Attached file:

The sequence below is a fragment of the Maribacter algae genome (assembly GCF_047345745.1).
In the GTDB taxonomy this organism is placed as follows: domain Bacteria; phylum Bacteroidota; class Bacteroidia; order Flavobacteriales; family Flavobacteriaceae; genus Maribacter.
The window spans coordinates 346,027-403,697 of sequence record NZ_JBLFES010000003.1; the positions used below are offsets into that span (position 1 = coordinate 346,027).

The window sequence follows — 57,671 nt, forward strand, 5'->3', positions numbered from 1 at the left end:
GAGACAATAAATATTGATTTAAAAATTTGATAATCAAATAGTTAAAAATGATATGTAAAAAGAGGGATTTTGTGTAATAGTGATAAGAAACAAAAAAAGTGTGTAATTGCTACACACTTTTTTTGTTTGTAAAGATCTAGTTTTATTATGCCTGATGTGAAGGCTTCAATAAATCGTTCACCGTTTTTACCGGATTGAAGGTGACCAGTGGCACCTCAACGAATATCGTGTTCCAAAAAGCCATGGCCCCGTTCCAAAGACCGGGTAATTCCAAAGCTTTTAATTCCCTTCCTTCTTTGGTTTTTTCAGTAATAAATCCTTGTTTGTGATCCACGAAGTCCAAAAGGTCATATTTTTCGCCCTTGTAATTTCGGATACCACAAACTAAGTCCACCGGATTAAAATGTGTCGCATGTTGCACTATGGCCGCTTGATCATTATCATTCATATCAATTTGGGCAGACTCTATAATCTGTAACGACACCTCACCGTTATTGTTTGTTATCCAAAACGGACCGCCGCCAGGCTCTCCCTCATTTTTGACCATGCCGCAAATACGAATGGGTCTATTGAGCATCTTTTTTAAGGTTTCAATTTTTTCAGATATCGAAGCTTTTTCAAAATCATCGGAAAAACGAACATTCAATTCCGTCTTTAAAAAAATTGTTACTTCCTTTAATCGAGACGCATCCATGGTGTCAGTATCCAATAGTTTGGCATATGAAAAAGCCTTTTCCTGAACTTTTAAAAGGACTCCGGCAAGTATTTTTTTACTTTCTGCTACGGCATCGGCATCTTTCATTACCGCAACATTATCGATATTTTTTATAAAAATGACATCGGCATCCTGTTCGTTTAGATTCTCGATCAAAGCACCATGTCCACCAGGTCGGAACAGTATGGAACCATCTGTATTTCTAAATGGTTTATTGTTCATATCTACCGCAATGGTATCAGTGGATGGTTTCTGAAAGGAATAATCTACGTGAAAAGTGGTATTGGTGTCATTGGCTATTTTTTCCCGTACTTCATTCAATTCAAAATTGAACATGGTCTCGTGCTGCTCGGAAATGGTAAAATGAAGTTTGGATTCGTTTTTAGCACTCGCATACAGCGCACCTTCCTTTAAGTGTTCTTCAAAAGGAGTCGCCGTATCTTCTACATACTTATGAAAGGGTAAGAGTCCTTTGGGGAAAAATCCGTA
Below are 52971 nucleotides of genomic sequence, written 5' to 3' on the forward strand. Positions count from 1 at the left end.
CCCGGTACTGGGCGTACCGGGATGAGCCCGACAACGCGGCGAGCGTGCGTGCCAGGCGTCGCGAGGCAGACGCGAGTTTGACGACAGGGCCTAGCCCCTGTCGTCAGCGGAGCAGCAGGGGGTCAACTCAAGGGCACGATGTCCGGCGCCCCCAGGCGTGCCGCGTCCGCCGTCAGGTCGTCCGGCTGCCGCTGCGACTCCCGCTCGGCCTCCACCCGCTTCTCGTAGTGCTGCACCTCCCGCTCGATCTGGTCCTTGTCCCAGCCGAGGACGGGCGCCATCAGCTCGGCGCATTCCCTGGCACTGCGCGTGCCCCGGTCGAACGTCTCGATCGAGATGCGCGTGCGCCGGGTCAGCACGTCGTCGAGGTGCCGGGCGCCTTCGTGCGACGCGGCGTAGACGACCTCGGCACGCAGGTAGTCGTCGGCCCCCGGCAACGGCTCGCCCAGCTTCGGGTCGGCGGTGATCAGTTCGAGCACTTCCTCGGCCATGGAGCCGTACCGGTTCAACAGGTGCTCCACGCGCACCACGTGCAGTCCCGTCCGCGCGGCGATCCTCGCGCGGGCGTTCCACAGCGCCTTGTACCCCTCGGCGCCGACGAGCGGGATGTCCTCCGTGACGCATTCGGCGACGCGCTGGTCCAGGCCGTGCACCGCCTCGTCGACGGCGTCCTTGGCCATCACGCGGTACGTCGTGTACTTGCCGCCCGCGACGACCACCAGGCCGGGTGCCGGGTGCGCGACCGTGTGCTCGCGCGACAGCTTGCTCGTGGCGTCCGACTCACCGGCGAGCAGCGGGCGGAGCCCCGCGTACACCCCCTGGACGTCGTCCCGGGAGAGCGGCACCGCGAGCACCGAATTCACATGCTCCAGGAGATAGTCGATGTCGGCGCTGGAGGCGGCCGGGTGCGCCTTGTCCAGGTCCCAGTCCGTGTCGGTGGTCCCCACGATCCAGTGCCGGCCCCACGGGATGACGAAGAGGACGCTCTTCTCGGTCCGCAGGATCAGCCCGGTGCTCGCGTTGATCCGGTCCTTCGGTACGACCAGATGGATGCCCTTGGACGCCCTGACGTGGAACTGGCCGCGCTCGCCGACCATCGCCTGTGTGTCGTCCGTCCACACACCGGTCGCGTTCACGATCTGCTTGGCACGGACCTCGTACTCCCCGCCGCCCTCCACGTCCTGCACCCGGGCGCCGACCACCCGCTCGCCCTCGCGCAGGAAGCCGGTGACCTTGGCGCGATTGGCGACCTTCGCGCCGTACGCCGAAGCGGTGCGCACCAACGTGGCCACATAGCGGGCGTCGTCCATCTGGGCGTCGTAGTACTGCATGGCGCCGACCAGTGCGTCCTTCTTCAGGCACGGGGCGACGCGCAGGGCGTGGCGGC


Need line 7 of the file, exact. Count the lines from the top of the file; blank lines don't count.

CCCGGTACTGGGCGTACCGGGATGAGCCCGACAACGCGGCGAGCGTGCGTGCCAGGCGTCGCGAGGCAGACGCGAGTTTGACGACAGGGCCTAGCCCCTGTCGTCAGCGGAGCAGCAGGGGGTCAACTCAAGGGCACGATGTCCGGCGCCCCCAGGCGTGCCGCGTCCGCCGTCAGGTCGTCCGGCTGCCGCTGCGACTCCCGCTCGGCCTCCACCCGCTTCTCGTAGTGCTGCACCTCCCGCTCGATCTGGTCCTTGTCCCAGCCGAGGACGGGCGCCATCAGCTCGGCGCATTCCCTGGCACTGCGCGTGCCCCGGTCGAACGTCTCGATCGAGATGCGCGTGCGCCGGGTCAGCACGTCGTCGAGGTGCCGGGCGCCTTCGTGCGACGCGGCGTAGACGACCTCGGCACGCAGGTAGTCGTCGGCCCCCGGCAACGGCTCGCCCAGCTTCGGGTCGGCGGTGATCAGTTCGAGCACTTCCTCGGCCATGGAGCCGTACCGGTTCAACAGGTGCTCCACGCGCACCACGTGCAGTCCCGTCCGCGCGGCGATCCTCGCGCGGGCGTTCCACAGCGCCTTGTACCCCTCGGCGCCGACGAGCGGGATGTCCTCCGTGACGCATTCGGCGACGCGCTGGTCCAGGCCGTGCACCGCCTCGTCGACGGCGTCCTTGGCCATCACGCGGTACGTCGTGTACTTGCCGCCCGCGACGACCACCAGGCCGGGTGCCGGGTGCGCGACCGTGTGCTCGCGCGACAGCTTGCTCGTGGCGTCCGACTCACCGGCGAGCAGCGGGCGGAGCCCCGCGTACACCCCCTGGACGTCGTCCCGGGAGAGCGGCACCGCGAGCACCGAATTCACATGCTCCAGGAGATAGTCGATGTCGGCGCTGGAGGCGGCCGGGTGCGCCTTGTCCAGGTCCCAGTCCGTGTCGGTGGTCCCCACGATCCAGTGCCGGCCCCACGGGATGACGAAGAGGACGCTCTTCTCGGTCCGCAGGATCAGCCCGGTGCTCGCGTTGATCCGGTCCTTCGGTACGACCAGATGGATGCCCTTGGACGCCCTGACGTGGAACTGGCCGCGCTCGCCGACCATCGCCTGTGTGTCGTCCGTCCACACACCGGTCGCGTTCACGATCTGCTTGGCACGGACCTCGTACTCCCCGCCGCCCTCCACGTCCTGCACCCGGGCGCCGACCACCCGCTCGCCCTCGCGCAGGAAGCCGGTGACCTTGGCGCGATTGGCGACCTTCGCGCCGTACGCCGAAGCGGTGCGCACCAACGTGGCCACATAGCGGGCGTCGTCCATCTGGGCGTCGTAGTACTGCATGGCGCCGACCAGTGCGTCCTTCTTCAGGCACGGGGCGACGCGCAGGGCGTGGCGGC